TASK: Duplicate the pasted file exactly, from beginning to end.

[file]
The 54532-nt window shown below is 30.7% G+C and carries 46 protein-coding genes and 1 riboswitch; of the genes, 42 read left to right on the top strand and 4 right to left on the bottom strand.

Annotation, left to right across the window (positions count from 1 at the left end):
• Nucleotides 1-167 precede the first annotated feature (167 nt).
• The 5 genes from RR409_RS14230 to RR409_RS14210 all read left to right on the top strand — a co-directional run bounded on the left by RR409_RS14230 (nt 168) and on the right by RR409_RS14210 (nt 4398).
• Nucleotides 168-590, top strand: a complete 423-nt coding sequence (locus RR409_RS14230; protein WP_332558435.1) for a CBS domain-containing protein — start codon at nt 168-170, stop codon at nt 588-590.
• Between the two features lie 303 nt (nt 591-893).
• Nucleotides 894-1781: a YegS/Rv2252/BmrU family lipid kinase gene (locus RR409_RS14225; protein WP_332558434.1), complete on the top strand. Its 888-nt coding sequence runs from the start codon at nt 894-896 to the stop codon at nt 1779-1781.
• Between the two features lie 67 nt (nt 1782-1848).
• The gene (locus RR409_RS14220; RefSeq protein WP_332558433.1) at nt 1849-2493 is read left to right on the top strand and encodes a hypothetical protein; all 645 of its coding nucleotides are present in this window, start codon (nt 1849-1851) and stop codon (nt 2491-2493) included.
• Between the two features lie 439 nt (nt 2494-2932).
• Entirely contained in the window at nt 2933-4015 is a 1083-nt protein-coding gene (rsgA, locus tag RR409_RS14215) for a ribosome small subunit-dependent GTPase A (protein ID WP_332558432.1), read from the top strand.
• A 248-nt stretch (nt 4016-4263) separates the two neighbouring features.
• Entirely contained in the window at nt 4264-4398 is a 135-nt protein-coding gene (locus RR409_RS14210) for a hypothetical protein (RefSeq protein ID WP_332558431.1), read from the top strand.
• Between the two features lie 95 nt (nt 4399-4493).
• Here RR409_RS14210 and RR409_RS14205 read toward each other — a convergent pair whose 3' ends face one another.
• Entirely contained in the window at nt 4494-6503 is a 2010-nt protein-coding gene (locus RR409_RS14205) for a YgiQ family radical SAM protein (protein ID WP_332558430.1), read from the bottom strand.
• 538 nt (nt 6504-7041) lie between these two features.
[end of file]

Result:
The 54532-nt window shown below is 30.7% G+C and carries 46 protein-coding genes and 1 riboswitch; of the genes, 42 read left to right on the top strand and 4 right to left on the bottom strand.

Annotation, left to right across the window (positions count from 1 at the left end):
• Nucleotides 1-167 precede the first annotated feature (167 nt).
• The 5 genes from RR409_RS14230 to RR409_RS14210 all read left to right on the top strand — a co-directional run bounded on the left by RR409_RS14230 (nt 168) and on the right by RR409_RS14210 (nt 4398).
• Nucleotides 168-590, top strand: a complete 423-nt coding sequence (locus RR409_RS14230; protein WP_332558435.1) for a CBS domain-containing protein — start codon at nt 168-170, stop codon at nt 588-590.
• Between the two features lie 303 nt (nt 591-893).
• Nucleotides 894-1781: a YegS/Rv2252/BmrU family lipid kinase gene (locus RR409_RS14225; protein WP_332558434.1), complete on the top strand. Its 888-nt coding sequence runs from the start codon at nt 894-896 to the stop codon at nt 1779-1781.
• Between the two features lie 67 nt (nt 1782-1848).
• The gene (locus RR409_RS14220; RefSeq protein WP_332558433.1) at nt 1849-2493 is read left to right on the top strand and encodes a hypothetical protein; all 645 of its coding nucleotides are present in this window, start codon (nt 1849-1851) and stop codon (nt 2491-2493) included.
• Between the two features lie 439 nt (nt 2494-2932).
• Entirely contained in the window at nt 2933-4015 is a 1083-nt protein-coding gene (rsgA, locus tag RR409_RS14215) for a ribosome small subunit-dependent GTPase A (protein ID WP_332558432.1), read from the top strand.
• A 248-nt stretch (nt 4016-4263) separates the two neighbouring features.
• Entirely contained in the window at nt 4264-4398 is a 135-nt protein-coding gene (locus RR409_RS14210) for a hypothetical protein (RefSeq protein ID WP_332558431.1), read from the top strand.
• Between the two features lie 95 nt (nt 4399-4493).
• Here RR409_RS14210 and RR409_RS14205 read toward each other — a convergent pair whose 3' ends face one another.
• Entirely contained in the window at nt 4494-6503 is a 2010-nt protein-coding gene (locus RR409_RS14205) for a YgiQ family radical SAM protein (protein ID WP_332558430.1), read from the bottom strand.
• 538 nt (nt 6504-7041) lie between these two features.